Tom went to bat for a number of creators in a multitude of ways. Anytime he went an editorial route, his opinions were incisive and well thought out. He didn't just report the news; he was an educator. He was crucial in making sense of the past fifteen years of comics' expansion and boom time. Tom had grand plans to expand it further that never came to fruition, much to his own frustration. He was down on himself for what he considered to be TCR's mediocrity, and I told him that even in this more vestigial form, he was still conveying more information than anyone else. Tom felt that burden of imagining a project and it never appearing quite as one hoped. But he did it anyway.

** Tom somehow wrote Wildwood while writing a biography about Stan Lee and freelancing for the Journal. He kept up The Comics Reporter while writing his book about Fantagraphics. That he wasn't able to finish it the way he wanted turned what should have been a classic into something that was highly self-congratulatory. Tom had a way of getting at the facts of what made something important with no patience whatsoever for frippery or self-promotion.

** I think the project that he was simultaneously proudest of and most troubled by was CXC. It is unbelievably hard to put together a comics festival. There are a lot of moving parts, especially when you're working with the grinding gears of a college bureaucracy. He seemed constantly weary when I saw him. However, the joy in his eyes and the genuine emotion in his voice when he was able to bestow the Emerging Cartoonist award (which includes a significant cash prize) showed exactly what comics and the people behind them mean to him. It meant a lot to him to give Katie Skelly, Kevin Czap, Kat Fajardo, Keren Katz, and Carta Monir both recognition and financial support. What a marvelous list that is: cutting-edge, diverse, and possessing the same kind of community values that Tom did.

Still: I know that Tom got blowback about any number of issues. Logistics proved difficult at times. I know that he did his best, but I also know that like everything he ever did, it wasn't quite like he pictured it. It doesn't matter, though, because what he did, working with a lot of different people, was still warmly received by so many people.

** Tom Spurgeon loved comics. He loved its shitty history and calling it out. He loved what comics is becoming now, and he loved what he saw as its future. He used his influence and power to lift others up, especially later in his career. Even his meanest reviews were never personal, even if some seemed dismissive. The targets of negative reviews tended to forgive him because of his sincerity and advocacy. He helped a lot of people in a multitude of ways, including me. I modeled my approach after his. He never steered me wrong. Without his example, his advice, and his direct help, I wouldn't be writing today. He loved comics, and comics loved him, and so did I.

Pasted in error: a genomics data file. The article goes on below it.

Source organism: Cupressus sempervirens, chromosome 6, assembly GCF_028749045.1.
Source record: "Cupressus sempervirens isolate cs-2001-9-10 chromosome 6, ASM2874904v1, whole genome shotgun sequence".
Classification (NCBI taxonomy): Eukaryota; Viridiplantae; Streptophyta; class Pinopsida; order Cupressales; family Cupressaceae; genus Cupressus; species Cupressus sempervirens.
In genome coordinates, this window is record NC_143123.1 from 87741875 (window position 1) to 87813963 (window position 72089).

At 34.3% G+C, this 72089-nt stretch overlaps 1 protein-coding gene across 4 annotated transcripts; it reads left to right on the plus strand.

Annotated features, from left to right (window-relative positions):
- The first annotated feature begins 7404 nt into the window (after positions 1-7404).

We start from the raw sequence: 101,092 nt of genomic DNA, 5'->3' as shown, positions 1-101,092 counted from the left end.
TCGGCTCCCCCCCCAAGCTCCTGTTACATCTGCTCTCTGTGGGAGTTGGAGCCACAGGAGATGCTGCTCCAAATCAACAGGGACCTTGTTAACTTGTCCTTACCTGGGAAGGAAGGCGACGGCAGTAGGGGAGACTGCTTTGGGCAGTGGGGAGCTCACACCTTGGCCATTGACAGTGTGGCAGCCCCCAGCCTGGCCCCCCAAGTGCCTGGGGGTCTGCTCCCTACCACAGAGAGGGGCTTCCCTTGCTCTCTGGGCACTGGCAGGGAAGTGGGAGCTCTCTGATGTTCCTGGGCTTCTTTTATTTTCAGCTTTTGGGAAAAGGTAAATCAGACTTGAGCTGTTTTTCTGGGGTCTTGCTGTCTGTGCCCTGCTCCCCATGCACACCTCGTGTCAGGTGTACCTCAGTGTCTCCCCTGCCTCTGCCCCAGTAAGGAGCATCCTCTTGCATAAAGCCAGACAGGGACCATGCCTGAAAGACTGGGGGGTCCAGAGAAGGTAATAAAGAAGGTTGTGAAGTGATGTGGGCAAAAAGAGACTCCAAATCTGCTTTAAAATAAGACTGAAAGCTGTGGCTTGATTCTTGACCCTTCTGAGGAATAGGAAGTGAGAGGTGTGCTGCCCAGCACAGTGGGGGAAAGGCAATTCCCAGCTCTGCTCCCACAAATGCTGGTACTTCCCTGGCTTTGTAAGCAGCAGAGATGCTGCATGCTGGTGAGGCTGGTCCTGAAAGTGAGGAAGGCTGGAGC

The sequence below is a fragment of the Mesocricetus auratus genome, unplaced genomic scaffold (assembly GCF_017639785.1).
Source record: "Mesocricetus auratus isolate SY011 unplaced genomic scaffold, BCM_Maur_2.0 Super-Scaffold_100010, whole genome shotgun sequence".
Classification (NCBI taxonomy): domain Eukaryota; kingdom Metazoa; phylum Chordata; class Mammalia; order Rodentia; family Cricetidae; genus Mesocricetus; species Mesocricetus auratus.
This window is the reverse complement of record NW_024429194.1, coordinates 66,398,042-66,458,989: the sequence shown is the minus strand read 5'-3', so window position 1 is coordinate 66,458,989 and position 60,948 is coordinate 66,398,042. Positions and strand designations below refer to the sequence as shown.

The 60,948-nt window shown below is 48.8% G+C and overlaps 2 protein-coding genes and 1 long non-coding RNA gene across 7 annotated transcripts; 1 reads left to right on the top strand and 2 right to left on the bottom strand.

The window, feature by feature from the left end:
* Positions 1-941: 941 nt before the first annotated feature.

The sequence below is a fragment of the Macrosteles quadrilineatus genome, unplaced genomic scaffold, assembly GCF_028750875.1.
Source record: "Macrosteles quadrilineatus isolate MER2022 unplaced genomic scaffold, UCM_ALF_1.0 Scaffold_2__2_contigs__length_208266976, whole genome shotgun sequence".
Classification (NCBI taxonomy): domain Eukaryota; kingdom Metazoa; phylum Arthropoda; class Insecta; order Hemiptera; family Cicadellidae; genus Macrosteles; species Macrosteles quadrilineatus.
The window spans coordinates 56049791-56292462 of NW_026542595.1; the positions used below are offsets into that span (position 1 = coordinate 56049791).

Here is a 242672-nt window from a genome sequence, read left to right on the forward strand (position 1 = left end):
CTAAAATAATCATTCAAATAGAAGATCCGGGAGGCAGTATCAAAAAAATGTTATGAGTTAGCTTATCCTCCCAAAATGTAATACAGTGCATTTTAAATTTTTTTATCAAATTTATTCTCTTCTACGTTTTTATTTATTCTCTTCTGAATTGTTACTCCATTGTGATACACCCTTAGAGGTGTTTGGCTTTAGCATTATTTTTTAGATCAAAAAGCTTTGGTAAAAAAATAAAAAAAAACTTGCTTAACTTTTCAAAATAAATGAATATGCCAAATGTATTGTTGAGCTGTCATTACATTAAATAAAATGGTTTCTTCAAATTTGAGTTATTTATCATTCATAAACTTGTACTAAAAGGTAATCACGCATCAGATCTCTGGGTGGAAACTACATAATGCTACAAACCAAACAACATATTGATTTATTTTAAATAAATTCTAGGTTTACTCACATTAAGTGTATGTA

Friday, November 8, 2019

mini-kus #79: Powerpaola's I Couldn't Stop

Ecuadorian-Columbian cartoonist Powerpaola's debut, Virus Tropical, was an excellent childhood memoir and heralded a run of such books by women. Her autobiographical contribution for the always-excellent mini-Kus series,(#79) I Couldn't Stop, is about an evening of portents in Buenos Aires. Her style is totally immersive, from the first panel depicting a full moon in the sky with probing eyes to the transition to a close-up of her own eyes, then distancing the reader with a pair of goggles. The entire comic depicts a kind of push-and-pull with the reader and with her world, as she found herself needing to get out and see people and connect with them in part because she had been working on a comics project about sex abuse.

There is an unsettling momentum with regard to fate in this comic, starting with a reference to the horoscope and continuing on to losing a supposedly protective bracelet, a warning from a friend about being on a bike, and seeing a cop wave a gun in the air in public. Along the way, she is almost defiant about rejecting and ignoring these omens, as she desperately needs to move, be active, and see her friends. The gray wash she uses adds to the dark mood of the comic, as well as her curious blend of naturalism and cartoony and almost grotesque character design. She seems to get what she needs with regard to defying fate, connecting with her friends, and even finding hope for change with regard to abuse and horror.